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  1. #11
    Join Date
    Jun 2014
    Posts
    3,036

    Default Re: Support or Lack of It for a Parent

    She qualifies for Medi-Cal on non financial only ? Is that what you are saying ? Have you contacted a nursing home or Medi-Cal directly ? If not you need to.

    Have you filed an application with Medi-Cal for Long Term Care Services ? That is where someone comes in for a few hours a week to help with her personal care.

    Have you talked to neighbors, extended family members, church family, etc ? Often someone can come and help for a short time. Talk to her primary care doctor. Also call the hospital she uses and ask to be to a social worker.

  2. #12

    Default Re: Support or Lack of It for a Parent

    here in calif medi-cal is in home or long term she qualifies for long term but her pension diqualifies her for in home support. I am looking into hospice and I think she can get that.
    they have volunteers that come out and visit which is nice and others that will bathe, etc. There are a few days of respite too under the program.

    the only family of all of them that will visit is her brother but he is 88 yo and its a long drive for him. Here friends are all dead. Will check with her old church. Her primary doctor suggests home care people but I have one of those 2 days a week. Will try a local hospital but she hasnt been in one in years. All good ideas thank you

  3. #13
    Join Date
    Jun 2014
    Posts
    3,036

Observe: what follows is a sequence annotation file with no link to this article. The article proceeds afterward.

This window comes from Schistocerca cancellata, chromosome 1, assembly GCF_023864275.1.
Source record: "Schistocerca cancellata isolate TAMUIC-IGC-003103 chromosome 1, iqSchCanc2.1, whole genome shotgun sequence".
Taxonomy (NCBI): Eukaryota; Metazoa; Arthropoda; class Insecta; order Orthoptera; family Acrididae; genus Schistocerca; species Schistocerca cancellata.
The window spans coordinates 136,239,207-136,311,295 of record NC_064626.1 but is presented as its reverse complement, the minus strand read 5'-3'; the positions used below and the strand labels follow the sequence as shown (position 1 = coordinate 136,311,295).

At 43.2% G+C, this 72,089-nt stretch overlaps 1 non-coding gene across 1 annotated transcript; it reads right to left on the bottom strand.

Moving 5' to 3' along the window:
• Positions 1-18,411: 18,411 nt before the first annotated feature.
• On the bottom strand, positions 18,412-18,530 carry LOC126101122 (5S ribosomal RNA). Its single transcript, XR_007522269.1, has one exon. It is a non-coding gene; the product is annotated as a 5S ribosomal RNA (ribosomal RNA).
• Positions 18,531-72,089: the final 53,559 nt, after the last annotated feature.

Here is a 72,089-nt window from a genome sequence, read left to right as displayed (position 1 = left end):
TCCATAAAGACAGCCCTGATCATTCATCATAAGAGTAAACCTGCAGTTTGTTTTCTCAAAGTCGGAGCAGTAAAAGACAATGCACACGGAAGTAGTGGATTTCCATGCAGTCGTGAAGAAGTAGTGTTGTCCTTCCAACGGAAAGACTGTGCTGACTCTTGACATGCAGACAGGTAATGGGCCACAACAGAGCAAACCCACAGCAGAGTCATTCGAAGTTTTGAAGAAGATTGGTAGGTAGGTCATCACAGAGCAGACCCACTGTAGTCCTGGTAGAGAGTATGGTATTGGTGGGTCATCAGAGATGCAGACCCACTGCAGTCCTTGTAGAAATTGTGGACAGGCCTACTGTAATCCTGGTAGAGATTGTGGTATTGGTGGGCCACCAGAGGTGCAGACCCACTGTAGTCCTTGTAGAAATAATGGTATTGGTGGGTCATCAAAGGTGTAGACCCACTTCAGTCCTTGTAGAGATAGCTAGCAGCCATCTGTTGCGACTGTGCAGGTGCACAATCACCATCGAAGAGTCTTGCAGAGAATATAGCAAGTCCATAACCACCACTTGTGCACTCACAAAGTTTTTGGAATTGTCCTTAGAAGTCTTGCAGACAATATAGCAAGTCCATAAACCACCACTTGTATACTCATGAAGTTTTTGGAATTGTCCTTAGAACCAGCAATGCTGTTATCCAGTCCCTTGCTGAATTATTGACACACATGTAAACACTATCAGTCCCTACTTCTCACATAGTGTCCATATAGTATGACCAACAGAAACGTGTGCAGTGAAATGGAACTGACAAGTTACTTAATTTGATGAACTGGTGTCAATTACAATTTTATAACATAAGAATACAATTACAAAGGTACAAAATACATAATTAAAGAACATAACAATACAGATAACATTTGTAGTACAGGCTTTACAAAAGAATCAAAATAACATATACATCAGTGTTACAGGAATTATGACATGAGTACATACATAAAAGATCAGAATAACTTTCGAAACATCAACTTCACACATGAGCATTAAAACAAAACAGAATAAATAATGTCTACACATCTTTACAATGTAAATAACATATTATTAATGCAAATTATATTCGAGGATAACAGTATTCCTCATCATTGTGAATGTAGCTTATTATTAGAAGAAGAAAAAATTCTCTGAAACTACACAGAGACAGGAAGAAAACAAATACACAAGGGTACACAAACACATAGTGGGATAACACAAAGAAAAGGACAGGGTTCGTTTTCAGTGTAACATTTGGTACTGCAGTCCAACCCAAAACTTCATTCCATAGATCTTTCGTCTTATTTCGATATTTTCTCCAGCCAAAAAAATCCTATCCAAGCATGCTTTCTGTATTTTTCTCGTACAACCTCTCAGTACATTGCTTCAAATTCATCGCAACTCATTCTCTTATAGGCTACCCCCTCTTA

Default Re: Support or Lack of It for a Parent

    Has she been diagnosed with a terminal illness? Has she been given six months or less to live ? In most, if not all states, these are the patients hospice is for. She must meet medical requirements to go into hospice. Her doctor can tell you if she meets the medical requirements. Her doctor has to be involved in getting her into hospice. Although you can contact them in your own. They will have to contact her doctor for the required medical information.

    If she has Medicare, they will only pay if her doctor has given her six months or less to live.

    Different Medi-Cal programs have different income limits. Do not go by what you read on the internet. Or by what others tell you. You need to contact Medi-Cal directly.

  4. #14

    Default Re: Support or Lack of It for a Parent

    Both her doctors suggested I put her on hospice. I do not consider her terminal she is not mobile and has diabetes but still eats well and somewhat oriented to her surroundings.